Located 45 km from Kullu at an altitude of 1737 m is Manikaran, a famous Hindu and Sikh pilgrimage destination in the state of Himachal Pradesh. The term Manikaran means jewel of ear. Manikaran is a pilgrimage centre for Hindus and Sikhs. The Hindus believe that Manu recreated human life in Manikaran after the flood, making it a sacred area. It has many temples and a gurudwara.
The Manikaran Gurudwara or Shri Guru Nanak Dev Ji Gurudwara is commemorated to the visit of Guru Nanak Dev to this place. It is mentioned in the Janam Sakhi or the 'Twarikh Guru Khalsa' by Giani Gian Singh. It has been mentioned that accompanied by his disciple Bhai Mardana, the Guru reached Jwalamukhi temple after visiting Kalanaur, Gurdaspur, Dasuya, Triloknath, Palampur and Kangra. The Guru then proceeded towards Mandi and after visiting Chamba and Kulu, he came to Bijli Mahadev. After preaching at all these places Guru Nanak Dev came to Mani Karan. The Janam Sakhi or the "Autobiography of Bhai Mardana" mentions the miracles did by the Guru. The Guru came to Mani Karan along with his Five 'Piaras' or followers.
The Sri Guru Nanak Dev Ji Gurudwara provides some extraordinary sights. One can enjoy a dip in the hot waters from the springs. There are altogether three baths; one is located under the Gurudwara itself. By taking bath here and by drinking water of this place, people go to Heaven; this is said of the Manikaran tract since the times immemorial. It is understood that the Manikaran hot spring is said to have got Uranium and other radio active minerals.
The legend of Manikaran states that while roaming around, Lord Shiva and Goddess Parvati, once chanced upon a place that was surrounded by mountains and was lush green. Enamoured by the beauty of the place, they decided to spend some time there. It is believed that they actually spent eleven hundred years here.
During their stay here, Goddess Parvati lost her mani in the waters of a stream. Upset over the loss, she asked Shiva to retrieve it. Lord Shiva commanded his attendant to find out the mani for Parvati, however, when they failed, he was extremely angry. He opened his third eye, a tremendously inauspicious event which led to disturbances in the universe. An appeal was made before the serpent god, Sheshnag, to pacify Lord Shiva. Sheshnag hissed thereby giving rise to a flow of boiling water. The water spread over the entire area resulting in the emergence of precious stones of the type Goddess Parvati had lost. Lord Shiva and Goddess Parvati were happy at the outcome.
The name Manikaran is derived from this legend. The water is still hot and is considered extremely auspicious. A pilgrimage to this place is thought of as complete. Infact, it is also believed that there is no need to pay a visit to Kashi after visiting this place. The water of the spring is also supposed to have curative powers. The water is so hot that rice can be cooked in it.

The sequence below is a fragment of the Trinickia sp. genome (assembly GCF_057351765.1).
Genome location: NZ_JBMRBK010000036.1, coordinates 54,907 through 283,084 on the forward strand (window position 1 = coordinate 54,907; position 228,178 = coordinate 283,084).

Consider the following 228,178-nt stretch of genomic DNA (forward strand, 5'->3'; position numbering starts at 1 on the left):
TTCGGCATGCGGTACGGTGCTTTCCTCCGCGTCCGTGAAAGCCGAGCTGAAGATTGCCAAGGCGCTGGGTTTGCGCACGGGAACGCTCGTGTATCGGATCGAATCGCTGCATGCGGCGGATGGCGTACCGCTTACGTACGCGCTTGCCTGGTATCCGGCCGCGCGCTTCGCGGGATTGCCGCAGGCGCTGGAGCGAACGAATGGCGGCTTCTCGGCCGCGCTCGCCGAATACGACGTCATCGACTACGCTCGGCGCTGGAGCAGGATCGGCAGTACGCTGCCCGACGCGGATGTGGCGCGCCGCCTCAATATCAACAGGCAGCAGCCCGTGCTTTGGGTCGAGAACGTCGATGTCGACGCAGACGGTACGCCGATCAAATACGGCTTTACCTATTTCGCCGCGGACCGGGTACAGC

Manikaran as Sikh Pilgrimage Destination
Manikaran is also an extremely sacred place for the Sikh population of the country since it is believed that Guru Nanak Dev payed a visit here. The record of this can be found in the Janam Sakhi or the 'Twarikh Guru Khalsa' (by Giani Gian). There is a mention that along with his disciple Bhai Mardana, Guru Nanak came down to this place after visiting Kalanaur, Gurdaspur, Dasuya, Triloknath, Palampur, Kangra, Mandi, Chamba and Kulu and Bijli Mahadev. He was also accompanied by five of his followers or 'piaras'.
The Sri Guru Nanak Dev Ji Gurudwara of Manikaran
The Gurudwara is very renowned because of its association with Guru Nanak. Devotees to this Gurudwara can take a holy dip in the hot water emanating from the springs. Out of three baths, one is situated below the Gurudwara itself. There are separate arrangement for men and women. Quiet closeby is a langarkhana where free food is served.
Other Attractions at Manikaran
Lord Ramchandra Temple
This is perhaps the most important temple of Manikaran. The temple was constructed by Raja Jagat Singh in the 17th century. Though there is no historical evidence backing, still the idol of Shri Ram installed here is believed to have been brought straight from Ayodhya. An idol of Rama's younger brother, Laksmana was also supposed to be there, however, it has now nowhere to be seen. An idol of Goddess Sita accompanies that of Lord Rama. The temple was renovated by Raja Dilip Singh in the year 1889. Though the history of the temple is inscribed in a stone of walls, yet nothing is visible. Today, the temple is been looked after by a trust. There are three halls and forty rooms in the temple complex, specially meant for the visiting devotees. A lungar is oragnised to distribute food to the devotees.
Temple of Lord Shiva
This temple is hugely revered as it belongs to Lord Shiva. However, an earthquake in the 1905 caused a bit of damage to the temple and it got slightly tilted. The importance of Manikaran is also judged from the fact that devtas of Kullu valley pay regular visit to this place on specified date.
Manikaran is located in a valley between two rivers, northeast of Bhuntar in the Kulu District of Himachal Pradesh. It is at an altitude of 1760 m and is located about 45 kms from Kullu.